I am looking for a command to count the total number of unique proteins in a file. For instance I wrote a command to BLAST XYZ proteins as query against the DLY proteins as a database to determine the number of genes or proteins that are shared between XYZ and DLY:

blastp -query ~/user/XYZ.faa -db DLY -evalue 1e-10 -outfmt '6 qseqid' | sort | uniq | wc -l

I used the -evalue option to provide me with alignments with an e-value that is 10^-10 or lower.

How can I represent my command so that that it can provide me with a proportion of the total proteins in each species (i.e. XYZ and DLY).

Thank you!

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    $\begingroup$ I notice you changed your title from "how to X" to "please help with X!" actually the former is better, however, your title is not informative at all hence the very low view counts (it is the weekend though). "Tallying the proportion of the total proteins in each species from a Blast search" would be a more informative title. I am human so I do things here because they are interesting —so you need to convince me an other volunteer to look at your post. Same applies with Twitter posts, papers etc. informativeness/catchiness gets you engagement. $\endgroup$ Commented Oct 18, 2020 at 11:04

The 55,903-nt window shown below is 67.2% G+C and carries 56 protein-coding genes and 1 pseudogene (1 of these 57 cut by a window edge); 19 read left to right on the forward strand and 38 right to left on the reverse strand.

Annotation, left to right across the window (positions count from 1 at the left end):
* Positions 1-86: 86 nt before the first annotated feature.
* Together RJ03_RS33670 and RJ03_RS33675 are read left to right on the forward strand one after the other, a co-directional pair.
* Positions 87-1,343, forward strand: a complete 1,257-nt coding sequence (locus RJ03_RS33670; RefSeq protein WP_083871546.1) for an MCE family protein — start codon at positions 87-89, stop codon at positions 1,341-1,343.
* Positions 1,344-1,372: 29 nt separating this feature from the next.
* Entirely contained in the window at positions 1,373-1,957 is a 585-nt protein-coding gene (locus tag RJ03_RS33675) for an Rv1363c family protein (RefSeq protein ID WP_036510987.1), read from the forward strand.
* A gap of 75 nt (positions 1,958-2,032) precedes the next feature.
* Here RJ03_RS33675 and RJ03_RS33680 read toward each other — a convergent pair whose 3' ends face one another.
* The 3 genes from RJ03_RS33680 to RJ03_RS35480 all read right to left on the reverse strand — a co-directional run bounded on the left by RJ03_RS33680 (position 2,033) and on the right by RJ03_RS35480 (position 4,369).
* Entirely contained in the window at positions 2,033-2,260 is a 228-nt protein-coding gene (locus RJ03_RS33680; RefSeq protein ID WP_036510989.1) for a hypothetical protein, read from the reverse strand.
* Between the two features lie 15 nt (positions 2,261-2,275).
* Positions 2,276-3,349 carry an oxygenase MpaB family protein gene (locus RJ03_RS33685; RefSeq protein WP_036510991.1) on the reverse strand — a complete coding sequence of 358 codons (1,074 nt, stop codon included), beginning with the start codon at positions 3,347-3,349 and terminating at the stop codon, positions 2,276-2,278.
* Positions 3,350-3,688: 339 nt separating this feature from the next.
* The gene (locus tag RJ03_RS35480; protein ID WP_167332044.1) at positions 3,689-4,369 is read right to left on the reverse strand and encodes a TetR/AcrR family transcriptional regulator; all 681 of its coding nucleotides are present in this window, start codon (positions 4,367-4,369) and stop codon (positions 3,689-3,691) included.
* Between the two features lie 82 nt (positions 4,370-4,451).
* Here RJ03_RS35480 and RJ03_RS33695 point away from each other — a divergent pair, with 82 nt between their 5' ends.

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    $\begingroup$ Anyway, about your actual question. It is best done programmatically. Species are in NCBI in square brackets in the header. So grep with -o flag and a regex pattern say '\[.*?\] would get those brakets, as you don't want the square brackets, a lookbehind will probably do, e.g. grep -o "(?<=\[)[^\]]+" -. However, there are several problems with a species tally of a blast result... $\endgroup$ Commented Oct 18, 2020 at 11:20
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    $\begingroup$ If one wanted the count of paralogues, the sequenced species are not a reflection of diversity —if you search anything E. coli you get thousands of strains. In your case, orthologue count per species, has the problem that complete genomes only would work and even then you'd have to make sure of this... So sed or grep are a poor choice. Doing it manually for representative species is actually the easiest solution... $\endgroup$ Commented Oct 18, 2020 at 11:21


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